# Thread: Calculating probability when sampling without replacement.

1. ## Calculating probability when sampling without replacement.

I have two questions which i need some help and tell me what is wrong with my attempted answers:
A box contains 100 items, 2 of which are faulty. If 2 are selected at random without replacement calculate the probabilities that 0, 1 or 2 of the selected items are faulty.

This my attempt for the first probaility:
Pr(0 Faulty)= (99/100) * (98/100)

An electronic components manufacturer submits tenders to three separate companies for a work over the next month. From past experience the contracts manager estimates that the probability that each tender will be accepted as in the table below.
Company Probability
A 0.8
B 0.6
C 0.9

Calculate the probability that at least one tender is accepted:

This is my attempt:
I have assumed this is independent.
Pr(at least one tender) = Pr(A) + Pr(B) + Pr(C) + Pr(A U B) + Pr(A U C) + Pr(B U C) + Pr(A U B U C)

P.S

2. ## Re: Probability questions

Originally Posted by Paymemoney
A box contains 100 items, 2 of which are faulty. If 2 are selected at random without replacement calculate the probabilities that 0, 1 or 2 of the selected items are faulty.
Let $\displaystyle F$ be the number of faulty items in the sample.
Then .

To answer this question sum k=0,1,2.

Did you get 1 as the answer?

3. ## Re: Calculating probability when sampling without replacement.

is that sum P(F = k) calculated as matrices?

because i do not get 1 as the answer

4. ## Re: Calculating probability when sampling without replacement.

Originally Posted by Paymemoney
I have two questions which i need some help and tell me what is wrong with my attempted answers:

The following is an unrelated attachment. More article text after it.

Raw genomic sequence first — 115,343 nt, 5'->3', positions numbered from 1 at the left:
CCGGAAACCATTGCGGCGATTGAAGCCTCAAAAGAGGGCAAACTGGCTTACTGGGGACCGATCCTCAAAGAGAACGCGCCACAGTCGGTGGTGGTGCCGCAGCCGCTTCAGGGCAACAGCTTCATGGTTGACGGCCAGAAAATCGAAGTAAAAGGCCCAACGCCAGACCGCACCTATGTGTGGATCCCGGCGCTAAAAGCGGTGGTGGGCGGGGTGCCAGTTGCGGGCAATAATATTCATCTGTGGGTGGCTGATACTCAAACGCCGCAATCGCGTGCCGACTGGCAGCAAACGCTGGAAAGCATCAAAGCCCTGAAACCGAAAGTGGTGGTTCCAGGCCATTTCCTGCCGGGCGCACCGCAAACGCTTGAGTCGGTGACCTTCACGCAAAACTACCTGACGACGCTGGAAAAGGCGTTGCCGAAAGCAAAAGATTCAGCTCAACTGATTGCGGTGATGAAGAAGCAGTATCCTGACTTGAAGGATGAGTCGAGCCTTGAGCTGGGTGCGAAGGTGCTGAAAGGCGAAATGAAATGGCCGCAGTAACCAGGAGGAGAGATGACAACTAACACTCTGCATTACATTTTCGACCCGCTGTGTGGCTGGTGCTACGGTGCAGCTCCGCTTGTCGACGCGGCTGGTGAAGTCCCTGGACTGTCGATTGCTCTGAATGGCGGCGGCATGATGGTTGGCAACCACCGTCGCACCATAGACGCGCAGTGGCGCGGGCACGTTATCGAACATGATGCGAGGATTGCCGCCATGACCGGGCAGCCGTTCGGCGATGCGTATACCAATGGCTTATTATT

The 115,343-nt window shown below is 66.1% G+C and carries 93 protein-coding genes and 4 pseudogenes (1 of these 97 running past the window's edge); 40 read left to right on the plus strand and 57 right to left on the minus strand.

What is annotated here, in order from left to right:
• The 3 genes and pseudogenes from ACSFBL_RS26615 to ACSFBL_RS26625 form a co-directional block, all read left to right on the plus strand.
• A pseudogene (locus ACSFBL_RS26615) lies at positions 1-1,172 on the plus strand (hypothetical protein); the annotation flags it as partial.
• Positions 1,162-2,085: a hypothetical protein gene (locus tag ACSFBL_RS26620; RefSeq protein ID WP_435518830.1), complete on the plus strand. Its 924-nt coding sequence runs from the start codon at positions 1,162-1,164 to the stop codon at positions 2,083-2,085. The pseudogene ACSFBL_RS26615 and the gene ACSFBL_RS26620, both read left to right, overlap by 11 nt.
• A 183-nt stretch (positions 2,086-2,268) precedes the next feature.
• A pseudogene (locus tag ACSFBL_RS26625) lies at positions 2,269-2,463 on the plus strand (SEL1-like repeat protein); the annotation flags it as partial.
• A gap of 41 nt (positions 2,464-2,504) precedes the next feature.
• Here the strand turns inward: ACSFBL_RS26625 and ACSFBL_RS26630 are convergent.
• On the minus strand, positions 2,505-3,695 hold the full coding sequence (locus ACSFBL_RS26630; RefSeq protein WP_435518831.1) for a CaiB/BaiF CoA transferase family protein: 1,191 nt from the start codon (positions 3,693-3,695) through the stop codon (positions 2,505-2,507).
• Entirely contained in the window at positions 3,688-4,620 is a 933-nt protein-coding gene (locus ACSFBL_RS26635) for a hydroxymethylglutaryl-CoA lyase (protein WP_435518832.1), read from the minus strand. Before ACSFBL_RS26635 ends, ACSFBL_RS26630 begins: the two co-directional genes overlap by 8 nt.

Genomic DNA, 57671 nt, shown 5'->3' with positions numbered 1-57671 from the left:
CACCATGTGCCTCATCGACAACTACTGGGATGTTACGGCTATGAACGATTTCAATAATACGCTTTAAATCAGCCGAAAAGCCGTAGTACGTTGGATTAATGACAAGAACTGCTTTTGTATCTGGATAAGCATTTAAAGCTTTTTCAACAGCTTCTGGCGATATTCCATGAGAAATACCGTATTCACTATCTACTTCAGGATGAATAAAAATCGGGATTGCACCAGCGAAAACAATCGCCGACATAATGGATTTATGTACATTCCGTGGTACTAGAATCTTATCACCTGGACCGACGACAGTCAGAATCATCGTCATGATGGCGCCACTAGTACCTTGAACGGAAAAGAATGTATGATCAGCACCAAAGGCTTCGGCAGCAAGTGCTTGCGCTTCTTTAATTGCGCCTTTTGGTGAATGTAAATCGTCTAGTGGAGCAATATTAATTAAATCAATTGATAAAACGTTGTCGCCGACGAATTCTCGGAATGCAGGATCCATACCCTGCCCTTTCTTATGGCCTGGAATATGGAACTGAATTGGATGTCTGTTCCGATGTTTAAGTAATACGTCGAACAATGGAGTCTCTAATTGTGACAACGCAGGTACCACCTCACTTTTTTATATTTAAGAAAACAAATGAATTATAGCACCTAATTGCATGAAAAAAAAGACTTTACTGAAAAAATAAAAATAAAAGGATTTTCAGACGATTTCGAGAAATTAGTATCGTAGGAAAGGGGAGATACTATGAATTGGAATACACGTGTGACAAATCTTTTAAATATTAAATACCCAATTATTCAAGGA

A box contains 100 items, 2 of which are faulty. If 2 are selected at random without replacement calculate the probabilities that 0, 1 or 2 of the selected items are faulty.

This my attempt for the first probaility:
Pr(0 Faulty)= (99/100) * (98/100)
This can't be right. There are 100 items but 2 are faulty so there are 98, out of 100, that are not. The probabilty that the first your draw is not faulty is 98/100, not 99/100. Also, because this is sampling without replacement, you now have 97 non-faulty out of 99 total. The probability that the second is also not faulty is 97/99.

To draw "one faulty" you can either draw first a good one and then a bad one or vice versa. The probability that the first you draw is not faulty is, again, 98/100. You now have two faulty ones out of 99 total so the probabilty that the second drawn is faulty is 2/99. Doing it the other way, the probabilty that the first you draw is faulty is 2/100 and then the probability that the second is not is 98/99. Of course, $\displaystyle \frac{98}{100}\frac{2}{99}= \frac{2}{100}\frac{98}{99}$
so the order really doesn't matter. The probability of drawing one faulty item is $\displaystyle 2\left(\frac{98}{100}\frac{2}{99}\right)$.

The probability that the first you draw is faulty is $\displaystyle \frac{2}{100}$ and then the probability that the second is also is $\displaystyle \frac{1}{99}$. The probability that both are faulty is $\displaystyle \frac{2}{100}\frac{1}{99}$.

An electronic components manufacturer submits tenders to three separate companies for a work over the next month. From past experience the contracts manager estimates that the probability that each tender will be accepted as in the table below.
Company Probability
A 0.8
B 0.6
C 0.9

Calculate the probability that at least one tender is accepted:

This is my attempt:
I have assumed this is independent.
Pr(at least one tender) = Pr(A) + Pr(B) + Pr(C) + Pr(A U B) + Pr(A U C) + Pr(B U C) + Pr(A U B U C)

P.S
That doesn't look like a very good method- too complicated.

"At least one" is the same as "NOT none". Calculate the probability that NO tender is accepted (and, of course the probabilities that offers to A, B, and C separately are NOT accepted are 1- .8= .2, 1- .6= .4, and 1- .9= .1, respectively) and subtract from 1. Assuming that these are independent, just multiply the probabilities.

5. ## Re: Calculating probability when sampling without replacement.

Originally Posted by Paymemoney
is that sum P(F = k) calculated as matrices?

because i do not get 1 as the answer
Paymemoney,

Your question makes me suspect that you are not familiar with the notation used by Plato.

In this context,
$\displaystyle \binom{n}{m}$
is not a matrix; it is a binomial coefficient, or equivalently, the number of ways to choose m items out of a set of n objects. So
$\displaystyle \binom{n}{m} = \frac{n!}{m! (n-m)!}$

For example,
$\displaystyle \binom{100}{2} = \frac{100!}{2! 98!} = 4950$

Does that help?

6. ## Re: Calculating probability when sampling without replacement.

thanks for the replys, After i posted my question i worked out the notation that Plato was using